-- Anonymous, "The Ballad of John Henry"
The ballad and folktale of John Henry, the tireless railroad worker, is the stuff of American legend. The ultimate battle of man versus machine, John Henry represented the hearts of the working men who struggled to keep their jobs on the railroad as machines began moving in to do their work.
As the tale goes, John Henry was an ex-slave who went to work on the railroad as a steel-driver for the Chesapeake & Ohio (C&O) Railroad. His job was hitting steel spikes into rocks, and he was the fastest and strongest worker on the line. When the owners of the C&O decided to drill right through Big Bend Mountain in West Virginia instead of building the railroad around it, many workers lost their lives because of the dangerous work. But not John Henry. He drove spike after spike, digging his way through the mountain.
One day a salesman appeared, touting the efficiency and speed of a new steam-powered drill. The workers arranged a contest: John Henry versus the machine. When the dust settled, John Henry dug a 14-foot (4-meter) hole, but the machine made it only 9 feet (nearly 3 meters). As the rail workers celebrated, John Henry toppled over and died from exhaustion.
An amazing story of the human spirit and work ethic, yes, but was John Henry a real person? Most historians agree that he was, as thousands of African-Americans worked on the railroad, with hundreds perishing during the drilling of the Great Bend Tunnel. Their unmarked graves lie at entrance of the tunnel, at the feet of a statue of John Henry. However, opinions vary on Henry's birthplace and other details. Let's look at some of the theories.
One historian, MacEdward Leach, posits that John Henry was from Jamaica and died there working construction on the Kingston-Port Antonio Railroad between 1894 and 1896 [source: Garon]. But another historian named Scott Nelson delved deep into papers and records and came to the conclusion that Henry was from New Jersey and later ended up in prison in Virginia, where the penitentiary leased prisoners out to the railroad for daily work.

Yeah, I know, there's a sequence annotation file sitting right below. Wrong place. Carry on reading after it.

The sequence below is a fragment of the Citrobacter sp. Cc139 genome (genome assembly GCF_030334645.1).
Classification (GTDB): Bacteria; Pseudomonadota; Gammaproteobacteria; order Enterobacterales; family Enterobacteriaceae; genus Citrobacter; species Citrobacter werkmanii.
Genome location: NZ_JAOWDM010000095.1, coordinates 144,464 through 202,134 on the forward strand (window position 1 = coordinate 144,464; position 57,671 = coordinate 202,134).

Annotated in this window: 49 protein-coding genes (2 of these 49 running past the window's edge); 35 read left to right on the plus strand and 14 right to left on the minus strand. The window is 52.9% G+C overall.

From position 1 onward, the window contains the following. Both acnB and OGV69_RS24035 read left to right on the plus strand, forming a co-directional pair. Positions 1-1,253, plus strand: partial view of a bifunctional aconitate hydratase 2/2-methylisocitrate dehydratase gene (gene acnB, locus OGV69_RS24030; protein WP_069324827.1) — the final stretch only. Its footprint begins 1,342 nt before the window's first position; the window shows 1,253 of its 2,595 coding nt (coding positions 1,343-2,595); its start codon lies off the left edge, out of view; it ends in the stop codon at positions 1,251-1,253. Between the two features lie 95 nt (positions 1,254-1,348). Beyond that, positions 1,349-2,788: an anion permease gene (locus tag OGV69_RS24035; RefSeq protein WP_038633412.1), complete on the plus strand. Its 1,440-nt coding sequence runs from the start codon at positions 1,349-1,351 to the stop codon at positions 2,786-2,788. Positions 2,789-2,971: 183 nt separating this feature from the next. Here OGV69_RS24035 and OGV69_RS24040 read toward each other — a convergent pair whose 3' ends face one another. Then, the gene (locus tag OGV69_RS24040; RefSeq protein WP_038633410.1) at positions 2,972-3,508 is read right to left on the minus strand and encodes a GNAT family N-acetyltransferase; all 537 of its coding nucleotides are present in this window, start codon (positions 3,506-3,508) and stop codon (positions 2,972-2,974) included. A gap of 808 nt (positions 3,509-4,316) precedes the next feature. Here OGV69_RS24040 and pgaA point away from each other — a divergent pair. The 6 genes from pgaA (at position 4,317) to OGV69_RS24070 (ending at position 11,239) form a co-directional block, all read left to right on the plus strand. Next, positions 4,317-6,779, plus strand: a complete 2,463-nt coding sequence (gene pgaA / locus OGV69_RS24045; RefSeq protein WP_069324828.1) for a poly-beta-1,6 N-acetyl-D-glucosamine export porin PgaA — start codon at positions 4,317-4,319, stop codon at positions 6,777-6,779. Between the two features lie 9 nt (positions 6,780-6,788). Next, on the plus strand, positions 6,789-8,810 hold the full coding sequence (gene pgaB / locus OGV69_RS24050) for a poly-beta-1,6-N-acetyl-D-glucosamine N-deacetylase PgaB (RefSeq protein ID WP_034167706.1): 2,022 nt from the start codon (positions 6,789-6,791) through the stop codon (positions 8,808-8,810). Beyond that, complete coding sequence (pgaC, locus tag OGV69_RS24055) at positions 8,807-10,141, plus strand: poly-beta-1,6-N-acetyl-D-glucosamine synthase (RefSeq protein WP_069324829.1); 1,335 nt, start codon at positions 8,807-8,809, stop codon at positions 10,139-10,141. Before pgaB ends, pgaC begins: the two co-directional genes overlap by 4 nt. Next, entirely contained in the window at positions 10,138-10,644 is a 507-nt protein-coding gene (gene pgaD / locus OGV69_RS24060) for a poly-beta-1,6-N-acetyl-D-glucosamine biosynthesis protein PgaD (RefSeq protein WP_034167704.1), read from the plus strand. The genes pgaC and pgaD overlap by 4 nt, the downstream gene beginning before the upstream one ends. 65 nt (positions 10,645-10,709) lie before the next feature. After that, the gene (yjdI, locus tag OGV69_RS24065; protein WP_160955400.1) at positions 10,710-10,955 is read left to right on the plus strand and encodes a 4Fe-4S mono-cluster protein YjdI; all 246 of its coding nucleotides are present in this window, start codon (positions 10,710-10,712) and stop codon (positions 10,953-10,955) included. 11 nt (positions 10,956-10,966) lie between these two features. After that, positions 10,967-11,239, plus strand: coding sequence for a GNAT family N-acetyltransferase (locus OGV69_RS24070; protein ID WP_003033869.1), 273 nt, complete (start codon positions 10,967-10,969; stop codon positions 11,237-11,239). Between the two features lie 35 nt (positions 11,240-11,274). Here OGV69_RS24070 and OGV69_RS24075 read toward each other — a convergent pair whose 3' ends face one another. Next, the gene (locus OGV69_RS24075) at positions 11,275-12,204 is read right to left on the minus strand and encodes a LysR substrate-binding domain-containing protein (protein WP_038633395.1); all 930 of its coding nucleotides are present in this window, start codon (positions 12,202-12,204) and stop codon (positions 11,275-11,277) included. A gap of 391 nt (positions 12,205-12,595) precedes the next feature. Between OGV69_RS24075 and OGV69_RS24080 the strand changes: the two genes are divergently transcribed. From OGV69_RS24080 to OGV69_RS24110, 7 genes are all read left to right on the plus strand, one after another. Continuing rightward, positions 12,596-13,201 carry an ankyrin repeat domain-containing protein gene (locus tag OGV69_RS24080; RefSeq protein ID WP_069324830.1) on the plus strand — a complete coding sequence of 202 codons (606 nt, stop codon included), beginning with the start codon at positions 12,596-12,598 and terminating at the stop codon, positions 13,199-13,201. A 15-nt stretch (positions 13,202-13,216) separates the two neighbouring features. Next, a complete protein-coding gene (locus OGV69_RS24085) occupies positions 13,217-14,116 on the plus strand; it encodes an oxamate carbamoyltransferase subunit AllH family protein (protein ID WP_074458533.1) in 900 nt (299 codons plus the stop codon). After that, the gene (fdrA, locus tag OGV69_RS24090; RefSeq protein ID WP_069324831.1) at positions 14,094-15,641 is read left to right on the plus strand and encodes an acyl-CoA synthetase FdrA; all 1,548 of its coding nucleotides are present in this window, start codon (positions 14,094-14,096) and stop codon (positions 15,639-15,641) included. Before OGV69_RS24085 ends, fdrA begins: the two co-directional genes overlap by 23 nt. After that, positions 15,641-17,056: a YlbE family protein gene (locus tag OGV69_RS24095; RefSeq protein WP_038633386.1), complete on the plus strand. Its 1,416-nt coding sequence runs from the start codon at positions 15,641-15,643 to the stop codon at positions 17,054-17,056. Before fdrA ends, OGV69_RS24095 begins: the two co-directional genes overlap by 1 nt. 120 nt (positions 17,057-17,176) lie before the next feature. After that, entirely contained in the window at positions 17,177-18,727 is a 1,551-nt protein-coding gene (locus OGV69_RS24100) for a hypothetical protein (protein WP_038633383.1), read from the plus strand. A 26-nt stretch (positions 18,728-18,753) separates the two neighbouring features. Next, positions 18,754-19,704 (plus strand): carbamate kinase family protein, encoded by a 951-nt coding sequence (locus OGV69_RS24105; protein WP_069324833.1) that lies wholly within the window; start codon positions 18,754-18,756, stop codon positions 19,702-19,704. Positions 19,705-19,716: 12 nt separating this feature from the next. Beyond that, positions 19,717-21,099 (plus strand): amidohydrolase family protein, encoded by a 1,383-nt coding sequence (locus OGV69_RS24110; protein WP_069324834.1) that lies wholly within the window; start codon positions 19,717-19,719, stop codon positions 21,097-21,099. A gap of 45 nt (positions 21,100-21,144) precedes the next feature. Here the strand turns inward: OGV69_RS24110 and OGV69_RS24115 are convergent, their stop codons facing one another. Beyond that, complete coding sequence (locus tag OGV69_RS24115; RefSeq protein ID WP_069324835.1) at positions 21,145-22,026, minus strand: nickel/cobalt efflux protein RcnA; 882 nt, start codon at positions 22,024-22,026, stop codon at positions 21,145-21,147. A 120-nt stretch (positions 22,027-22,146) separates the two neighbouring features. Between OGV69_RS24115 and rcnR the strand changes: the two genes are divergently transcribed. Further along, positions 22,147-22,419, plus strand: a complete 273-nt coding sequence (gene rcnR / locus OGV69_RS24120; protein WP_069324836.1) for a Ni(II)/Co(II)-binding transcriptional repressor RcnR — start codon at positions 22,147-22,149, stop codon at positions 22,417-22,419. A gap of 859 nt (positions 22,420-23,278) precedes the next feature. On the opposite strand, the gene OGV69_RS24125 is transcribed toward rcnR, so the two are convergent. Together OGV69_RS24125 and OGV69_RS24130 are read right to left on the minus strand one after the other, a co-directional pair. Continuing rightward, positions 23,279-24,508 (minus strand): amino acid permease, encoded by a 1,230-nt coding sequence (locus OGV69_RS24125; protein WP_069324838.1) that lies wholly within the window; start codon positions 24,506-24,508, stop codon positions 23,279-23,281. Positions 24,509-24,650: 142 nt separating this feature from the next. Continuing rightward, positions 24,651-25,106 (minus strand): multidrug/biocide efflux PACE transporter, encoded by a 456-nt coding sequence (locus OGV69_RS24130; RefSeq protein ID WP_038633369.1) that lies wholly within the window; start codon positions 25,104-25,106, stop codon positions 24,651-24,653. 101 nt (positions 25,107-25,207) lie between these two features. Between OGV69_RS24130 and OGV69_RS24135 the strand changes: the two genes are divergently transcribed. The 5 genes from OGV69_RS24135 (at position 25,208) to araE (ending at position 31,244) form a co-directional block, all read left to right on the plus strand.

Work songs like "The Ballad of John Henry" helped the railway workers perform their rhythmic jobs more efficiently. Nelson also believes it's more likely that Henry died from dust inhalation than from exhaustion [source: Grimes].
No matter who he was or where he came from, John Henry continues to endure as an American folk hero and champion of the rail workers in the late 1800s.
- Anonymous. "John Henry." Poetry Foundation. 2014. (Dec. 14, 2014) http://www.poetryfoundation.org/poem/171628
- Garon, Paul. "John Henry: The Ballad and the Legend." ILAB. Dec. 14, 2009. (Dec. 14, 2014) https://www.ilab.org/eng/documentation/57-john_henry_the_ballad_and_the_legend.html
- National Park Service. "John Henry and the Coming of the Railroad." Dec. 2014. (Dec. 14, 2014) http://www.nps.gov/neri/historyculture/john-henry-and-the-coming-of-the-railroad.htm
- Schlosser, S.E. "John Henry: The Steel Driving Man." American Folklore. 2014. (Dec. 14, 2014) http://americanfolklore.net/folklore/2010/07/john_henry.html